The Archbishop of Canterbury has launched a scathing attack on Guantanamo Bay, branding the US prison camp an "extraordinary legal anomaly".
Dr Rowan Williams said holding people who had not been found guilty, or allowed access to proper legal channels, set a dangerous precedent.
He also told BBC One's The Heaven and Earth Show the Anglican Church faced a rupture on the issue of homosexuality.
The archbishop was interviewed during a visit to Sudan, broadcast on Sunday.
"I think what we've got in Guantanamo is an extraordinary legal anomaly creating a new category of custody with prisoners," he said.
"Now precedents matter in law, nationally and internationally. Any message given, that any state can just over-ride some of these basic habeas corpus-type provisions, is going to be very welcome to tyrants elsewhere in the world, now and in the future.
"Once again, words have consequences, policies have consequences. What, in 10 years' time, are people going to be able to say about a system that tolerates this?"
'Decades to heal'
Dr Williams also warned that the worldwide Anglican Church faced a fundamental "rupture" on the issue of homosexuality.
He said he feared any split could take decades to heal.
Traditionalists have given the Church in the US until June to reverse its approach on ordaining gay clergy - or face expulsion from the Communion.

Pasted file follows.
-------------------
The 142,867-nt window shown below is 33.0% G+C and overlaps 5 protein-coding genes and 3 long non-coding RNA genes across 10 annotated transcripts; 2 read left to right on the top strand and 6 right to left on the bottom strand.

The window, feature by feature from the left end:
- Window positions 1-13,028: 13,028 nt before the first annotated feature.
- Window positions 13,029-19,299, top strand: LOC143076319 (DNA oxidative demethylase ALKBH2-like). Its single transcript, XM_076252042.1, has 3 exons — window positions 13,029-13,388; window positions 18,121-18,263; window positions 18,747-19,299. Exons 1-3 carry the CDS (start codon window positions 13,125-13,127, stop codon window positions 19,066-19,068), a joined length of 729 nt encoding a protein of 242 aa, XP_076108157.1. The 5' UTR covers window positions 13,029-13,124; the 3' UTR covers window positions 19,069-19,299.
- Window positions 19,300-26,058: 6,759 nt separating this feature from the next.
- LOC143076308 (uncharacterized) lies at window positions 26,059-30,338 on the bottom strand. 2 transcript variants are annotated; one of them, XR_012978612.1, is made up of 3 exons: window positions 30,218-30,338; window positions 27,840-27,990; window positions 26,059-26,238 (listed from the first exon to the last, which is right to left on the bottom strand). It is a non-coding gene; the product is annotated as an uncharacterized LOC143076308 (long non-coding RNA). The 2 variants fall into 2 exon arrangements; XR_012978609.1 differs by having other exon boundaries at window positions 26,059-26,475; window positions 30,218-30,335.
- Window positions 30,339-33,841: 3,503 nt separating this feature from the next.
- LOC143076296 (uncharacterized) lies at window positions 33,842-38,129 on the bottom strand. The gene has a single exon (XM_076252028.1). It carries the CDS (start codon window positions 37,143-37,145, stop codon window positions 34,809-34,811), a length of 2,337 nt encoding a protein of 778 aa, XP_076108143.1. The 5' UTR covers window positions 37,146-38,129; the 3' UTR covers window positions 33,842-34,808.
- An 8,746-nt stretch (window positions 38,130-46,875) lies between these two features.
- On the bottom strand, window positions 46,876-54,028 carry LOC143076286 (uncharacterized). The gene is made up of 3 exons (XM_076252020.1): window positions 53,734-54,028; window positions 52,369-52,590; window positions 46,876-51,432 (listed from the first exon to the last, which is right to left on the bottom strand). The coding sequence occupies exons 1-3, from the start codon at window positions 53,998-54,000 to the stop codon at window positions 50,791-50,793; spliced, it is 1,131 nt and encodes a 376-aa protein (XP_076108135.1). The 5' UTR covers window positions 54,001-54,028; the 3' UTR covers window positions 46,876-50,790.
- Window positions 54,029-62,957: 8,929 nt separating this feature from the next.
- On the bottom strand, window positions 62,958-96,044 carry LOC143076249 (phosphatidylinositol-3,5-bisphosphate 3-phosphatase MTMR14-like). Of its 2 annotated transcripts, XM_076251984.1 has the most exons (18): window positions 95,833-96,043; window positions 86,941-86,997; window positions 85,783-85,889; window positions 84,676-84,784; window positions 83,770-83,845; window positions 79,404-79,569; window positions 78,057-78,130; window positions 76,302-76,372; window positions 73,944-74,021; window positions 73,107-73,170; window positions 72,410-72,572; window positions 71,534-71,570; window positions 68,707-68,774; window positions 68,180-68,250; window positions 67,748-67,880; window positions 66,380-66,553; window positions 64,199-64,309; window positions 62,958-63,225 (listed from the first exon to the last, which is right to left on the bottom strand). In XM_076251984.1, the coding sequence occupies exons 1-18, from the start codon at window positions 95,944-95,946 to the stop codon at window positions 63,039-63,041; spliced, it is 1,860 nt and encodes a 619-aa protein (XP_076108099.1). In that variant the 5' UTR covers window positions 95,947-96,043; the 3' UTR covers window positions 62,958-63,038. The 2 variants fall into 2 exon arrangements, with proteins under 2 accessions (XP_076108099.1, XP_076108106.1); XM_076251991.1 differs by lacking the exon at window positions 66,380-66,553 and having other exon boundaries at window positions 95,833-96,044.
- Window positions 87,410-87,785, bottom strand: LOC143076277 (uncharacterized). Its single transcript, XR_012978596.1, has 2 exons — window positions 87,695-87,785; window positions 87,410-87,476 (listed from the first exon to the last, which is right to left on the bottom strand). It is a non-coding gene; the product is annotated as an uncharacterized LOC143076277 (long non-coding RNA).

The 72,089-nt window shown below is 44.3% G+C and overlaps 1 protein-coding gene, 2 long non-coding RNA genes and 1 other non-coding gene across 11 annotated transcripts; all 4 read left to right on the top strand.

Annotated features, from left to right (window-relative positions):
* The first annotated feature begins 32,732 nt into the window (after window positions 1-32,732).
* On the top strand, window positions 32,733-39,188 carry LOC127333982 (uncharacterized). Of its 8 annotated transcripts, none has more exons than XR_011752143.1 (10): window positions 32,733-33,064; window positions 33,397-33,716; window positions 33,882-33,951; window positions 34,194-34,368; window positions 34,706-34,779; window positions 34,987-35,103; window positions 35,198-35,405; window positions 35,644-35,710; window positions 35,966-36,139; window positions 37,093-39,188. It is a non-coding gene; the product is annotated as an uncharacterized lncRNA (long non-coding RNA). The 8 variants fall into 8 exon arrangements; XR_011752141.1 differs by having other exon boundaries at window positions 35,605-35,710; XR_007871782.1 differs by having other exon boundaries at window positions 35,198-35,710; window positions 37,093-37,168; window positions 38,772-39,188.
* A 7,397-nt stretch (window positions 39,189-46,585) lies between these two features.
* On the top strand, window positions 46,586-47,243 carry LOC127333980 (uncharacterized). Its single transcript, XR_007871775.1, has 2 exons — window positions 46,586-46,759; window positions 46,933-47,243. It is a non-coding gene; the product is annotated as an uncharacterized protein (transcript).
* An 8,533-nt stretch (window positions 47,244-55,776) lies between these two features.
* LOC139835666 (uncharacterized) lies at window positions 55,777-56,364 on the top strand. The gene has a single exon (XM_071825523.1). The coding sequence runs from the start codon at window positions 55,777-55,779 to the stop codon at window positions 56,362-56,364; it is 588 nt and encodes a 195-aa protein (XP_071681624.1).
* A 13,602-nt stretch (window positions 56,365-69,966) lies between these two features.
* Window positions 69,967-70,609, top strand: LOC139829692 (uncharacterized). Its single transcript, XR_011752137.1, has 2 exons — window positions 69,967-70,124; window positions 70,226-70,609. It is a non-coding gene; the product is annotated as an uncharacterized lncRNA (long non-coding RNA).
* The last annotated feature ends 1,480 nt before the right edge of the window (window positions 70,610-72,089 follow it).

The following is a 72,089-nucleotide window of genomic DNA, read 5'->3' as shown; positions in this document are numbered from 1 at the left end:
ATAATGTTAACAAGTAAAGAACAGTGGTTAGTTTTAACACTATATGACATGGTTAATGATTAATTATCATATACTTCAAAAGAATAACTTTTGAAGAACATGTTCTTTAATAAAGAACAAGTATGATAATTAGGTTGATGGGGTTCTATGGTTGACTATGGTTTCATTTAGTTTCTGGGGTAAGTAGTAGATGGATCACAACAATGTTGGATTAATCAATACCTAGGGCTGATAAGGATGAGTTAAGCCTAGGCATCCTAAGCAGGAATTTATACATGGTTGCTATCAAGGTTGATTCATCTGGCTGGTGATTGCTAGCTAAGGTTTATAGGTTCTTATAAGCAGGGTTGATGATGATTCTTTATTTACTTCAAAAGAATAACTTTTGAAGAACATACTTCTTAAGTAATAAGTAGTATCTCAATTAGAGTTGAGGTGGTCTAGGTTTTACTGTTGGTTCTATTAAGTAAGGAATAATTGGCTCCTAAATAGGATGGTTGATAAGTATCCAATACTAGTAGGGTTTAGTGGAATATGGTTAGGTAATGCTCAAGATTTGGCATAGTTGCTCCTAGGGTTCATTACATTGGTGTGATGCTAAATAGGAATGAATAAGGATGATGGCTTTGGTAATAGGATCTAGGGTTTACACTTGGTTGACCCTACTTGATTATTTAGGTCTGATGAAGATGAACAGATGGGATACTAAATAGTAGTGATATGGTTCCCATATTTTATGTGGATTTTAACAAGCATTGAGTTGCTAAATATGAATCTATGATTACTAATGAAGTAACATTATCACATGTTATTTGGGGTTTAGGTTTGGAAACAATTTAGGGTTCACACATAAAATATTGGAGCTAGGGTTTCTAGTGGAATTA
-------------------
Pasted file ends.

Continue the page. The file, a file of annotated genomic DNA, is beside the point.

Some liberals back a looser, federal structure for the Anglican Communion.
Dr Williams said he feared any split would run too deep to make this possible.
"If there is a rupture, it's going to be a more visible rupture, it is not going to settle down quietly to being a federation," he said.
"And I suppose my anxiety about it is that if the communion is broken we may be left with even less than a federation."
He warned that it could take decades to re-establish some sort of relationship between the different factions in the Anglican Communion.
BBC religious affairs correspondent Robert Pigott said the comments were "Dr Williams' starkest public warning about the impending schism in the Anglican Communion over sexuality".
Our correspondent said the archbishop seemed to be aiming his remarks at the American Church.
The church has been given until its governing convention meets in June to reverse its liberal approach to the ordination of gay clergy and the blessing of same-sex relationships.
Traditionalists insist that active homosexuality is outlawed by the Bible.
The ordination in the US of openly-gay Gene Robinson as a bishop has been threatening to split the communion.
His appointment as Bishop of New Hampshire in 2003 sparked a row across the Anglican Communion, with many conservative, evangelical and developing world priests outraged.